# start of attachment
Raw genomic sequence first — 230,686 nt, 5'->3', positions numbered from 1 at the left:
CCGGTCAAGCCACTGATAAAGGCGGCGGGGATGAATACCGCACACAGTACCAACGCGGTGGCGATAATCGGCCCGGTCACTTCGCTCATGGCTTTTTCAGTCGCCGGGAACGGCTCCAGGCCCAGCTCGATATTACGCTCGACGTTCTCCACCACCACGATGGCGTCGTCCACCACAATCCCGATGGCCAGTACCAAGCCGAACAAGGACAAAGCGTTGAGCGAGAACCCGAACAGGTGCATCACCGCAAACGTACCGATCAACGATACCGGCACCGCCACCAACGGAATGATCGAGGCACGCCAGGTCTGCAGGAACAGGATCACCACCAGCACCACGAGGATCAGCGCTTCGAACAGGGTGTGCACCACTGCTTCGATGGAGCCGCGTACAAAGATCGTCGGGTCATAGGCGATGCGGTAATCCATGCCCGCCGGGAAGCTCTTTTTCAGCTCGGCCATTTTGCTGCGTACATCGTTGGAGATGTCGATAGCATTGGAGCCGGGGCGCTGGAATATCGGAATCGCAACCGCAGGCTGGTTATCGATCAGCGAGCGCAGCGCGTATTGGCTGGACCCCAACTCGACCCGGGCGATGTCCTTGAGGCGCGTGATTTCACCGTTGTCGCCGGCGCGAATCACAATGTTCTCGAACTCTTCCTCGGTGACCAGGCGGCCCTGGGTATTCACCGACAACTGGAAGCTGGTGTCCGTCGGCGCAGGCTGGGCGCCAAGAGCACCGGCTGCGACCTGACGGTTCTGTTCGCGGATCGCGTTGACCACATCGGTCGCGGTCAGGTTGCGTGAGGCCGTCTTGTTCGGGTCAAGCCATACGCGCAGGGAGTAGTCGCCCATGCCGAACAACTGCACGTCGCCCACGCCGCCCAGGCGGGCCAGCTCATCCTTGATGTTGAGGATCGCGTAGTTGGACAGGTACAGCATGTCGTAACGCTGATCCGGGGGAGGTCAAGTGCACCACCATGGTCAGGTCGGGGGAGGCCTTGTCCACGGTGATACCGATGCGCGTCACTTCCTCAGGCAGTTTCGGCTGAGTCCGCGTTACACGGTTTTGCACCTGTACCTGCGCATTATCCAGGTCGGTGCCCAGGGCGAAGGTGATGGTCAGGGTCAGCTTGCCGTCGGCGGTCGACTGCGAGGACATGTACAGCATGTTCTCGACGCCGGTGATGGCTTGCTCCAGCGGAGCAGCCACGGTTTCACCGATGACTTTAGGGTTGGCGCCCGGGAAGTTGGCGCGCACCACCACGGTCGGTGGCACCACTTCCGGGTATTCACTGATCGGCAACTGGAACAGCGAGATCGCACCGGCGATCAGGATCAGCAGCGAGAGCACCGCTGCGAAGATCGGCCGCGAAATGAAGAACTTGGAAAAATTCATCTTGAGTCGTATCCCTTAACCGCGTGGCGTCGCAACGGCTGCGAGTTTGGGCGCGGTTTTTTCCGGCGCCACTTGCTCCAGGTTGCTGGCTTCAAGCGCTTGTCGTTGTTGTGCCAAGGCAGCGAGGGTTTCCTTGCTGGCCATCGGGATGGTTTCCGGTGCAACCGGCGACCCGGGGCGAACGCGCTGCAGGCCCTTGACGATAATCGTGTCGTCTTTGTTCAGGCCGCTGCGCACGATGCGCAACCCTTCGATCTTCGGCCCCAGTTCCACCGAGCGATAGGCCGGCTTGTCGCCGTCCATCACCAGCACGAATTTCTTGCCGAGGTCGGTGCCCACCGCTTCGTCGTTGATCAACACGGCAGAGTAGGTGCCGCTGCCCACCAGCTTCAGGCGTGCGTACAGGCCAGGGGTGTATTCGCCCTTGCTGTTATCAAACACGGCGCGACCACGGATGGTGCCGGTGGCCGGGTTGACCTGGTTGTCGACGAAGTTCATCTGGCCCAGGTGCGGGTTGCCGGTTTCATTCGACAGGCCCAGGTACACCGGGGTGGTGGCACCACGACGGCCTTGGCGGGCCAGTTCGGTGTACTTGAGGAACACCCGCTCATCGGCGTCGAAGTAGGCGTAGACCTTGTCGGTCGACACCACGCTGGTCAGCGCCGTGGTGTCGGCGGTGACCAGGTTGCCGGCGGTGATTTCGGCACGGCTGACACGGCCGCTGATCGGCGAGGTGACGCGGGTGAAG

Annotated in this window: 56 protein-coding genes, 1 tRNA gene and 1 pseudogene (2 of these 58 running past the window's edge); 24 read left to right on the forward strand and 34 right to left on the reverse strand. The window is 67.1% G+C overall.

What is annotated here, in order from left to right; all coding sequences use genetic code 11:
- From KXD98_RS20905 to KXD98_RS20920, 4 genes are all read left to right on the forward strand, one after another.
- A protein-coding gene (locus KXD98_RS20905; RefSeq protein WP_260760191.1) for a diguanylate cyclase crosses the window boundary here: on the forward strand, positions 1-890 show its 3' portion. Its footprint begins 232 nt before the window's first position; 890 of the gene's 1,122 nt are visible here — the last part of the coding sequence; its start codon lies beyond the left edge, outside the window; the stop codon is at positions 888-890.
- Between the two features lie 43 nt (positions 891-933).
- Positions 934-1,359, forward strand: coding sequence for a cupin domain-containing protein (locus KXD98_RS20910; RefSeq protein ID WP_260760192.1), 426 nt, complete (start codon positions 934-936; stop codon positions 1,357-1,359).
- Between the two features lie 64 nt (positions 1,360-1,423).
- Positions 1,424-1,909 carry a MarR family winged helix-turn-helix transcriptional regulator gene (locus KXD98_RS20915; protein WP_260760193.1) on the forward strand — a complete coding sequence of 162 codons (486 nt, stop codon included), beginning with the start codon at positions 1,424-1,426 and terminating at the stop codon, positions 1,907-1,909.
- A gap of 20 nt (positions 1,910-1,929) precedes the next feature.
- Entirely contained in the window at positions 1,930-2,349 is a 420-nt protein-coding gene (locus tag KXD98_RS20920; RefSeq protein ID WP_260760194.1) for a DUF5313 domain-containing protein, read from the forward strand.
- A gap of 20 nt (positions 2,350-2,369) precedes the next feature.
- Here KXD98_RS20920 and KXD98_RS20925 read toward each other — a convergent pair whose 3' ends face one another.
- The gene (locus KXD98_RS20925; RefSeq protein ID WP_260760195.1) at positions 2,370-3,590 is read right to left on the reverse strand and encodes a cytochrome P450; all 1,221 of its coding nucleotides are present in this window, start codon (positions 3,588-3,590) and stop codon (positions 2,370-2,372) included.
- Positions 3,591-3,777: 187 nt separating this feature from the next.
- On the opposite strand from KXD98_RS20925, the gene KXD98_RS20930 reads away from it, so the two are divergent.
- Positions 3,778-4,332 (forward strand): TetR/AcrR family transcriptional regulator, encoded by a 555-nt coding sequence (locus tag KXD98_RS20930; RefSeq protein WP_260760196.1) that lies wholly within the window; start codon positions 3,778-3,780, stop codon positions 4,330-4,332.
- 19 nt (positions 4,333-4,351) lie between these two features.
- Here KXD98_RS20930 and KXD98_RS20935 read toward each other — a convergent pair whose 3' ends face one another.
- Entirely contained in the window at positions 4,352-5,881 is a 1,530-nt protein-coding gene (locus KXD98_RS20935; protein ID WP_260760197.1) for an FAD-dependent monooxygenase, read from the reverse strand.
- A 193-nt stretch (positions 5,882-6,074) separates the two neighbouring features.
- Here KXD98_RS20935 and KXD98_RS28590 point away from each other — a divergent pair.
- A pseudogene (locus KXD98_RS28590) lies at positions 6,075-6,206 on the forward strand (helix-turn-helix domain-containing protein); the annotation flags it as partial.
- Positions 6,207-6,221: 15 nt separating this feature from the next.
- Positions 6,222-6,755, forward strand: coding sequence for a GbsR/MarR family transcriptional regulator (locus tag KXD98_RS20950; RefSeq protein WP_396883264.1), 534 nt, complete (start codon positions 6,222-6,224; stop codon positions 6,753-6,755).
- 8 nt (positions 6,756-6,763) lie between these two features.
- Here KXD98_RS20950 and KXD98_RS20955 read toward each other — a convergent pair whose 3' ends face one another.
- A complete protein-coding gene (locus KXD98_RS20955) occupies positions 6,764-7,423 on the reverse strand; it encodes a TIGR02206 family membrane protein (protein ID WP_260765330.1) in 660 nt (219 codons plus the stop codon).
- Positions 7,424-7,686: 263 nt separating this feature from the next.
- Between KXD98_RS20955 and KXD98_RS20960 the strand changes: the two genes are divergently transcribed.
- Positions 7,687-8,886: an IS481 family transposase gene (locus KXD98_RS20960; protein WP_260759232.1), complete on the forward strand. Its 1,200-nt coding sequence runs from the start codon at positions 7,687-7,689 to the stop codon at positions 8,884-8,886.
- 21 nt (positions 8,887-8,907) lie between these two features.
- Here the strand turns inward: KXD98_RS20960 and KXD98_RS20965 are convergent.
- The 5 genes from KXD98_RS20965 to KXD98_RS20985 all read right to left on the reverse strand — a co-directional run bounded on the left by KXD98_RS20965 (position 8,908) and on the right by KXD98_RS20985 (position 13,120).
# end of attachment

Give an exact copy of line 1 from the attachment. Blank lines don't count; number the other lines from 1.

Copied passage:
Raw genomic sequence first — 230,686 nt, 5'->3', positions numbered from 1 at the left: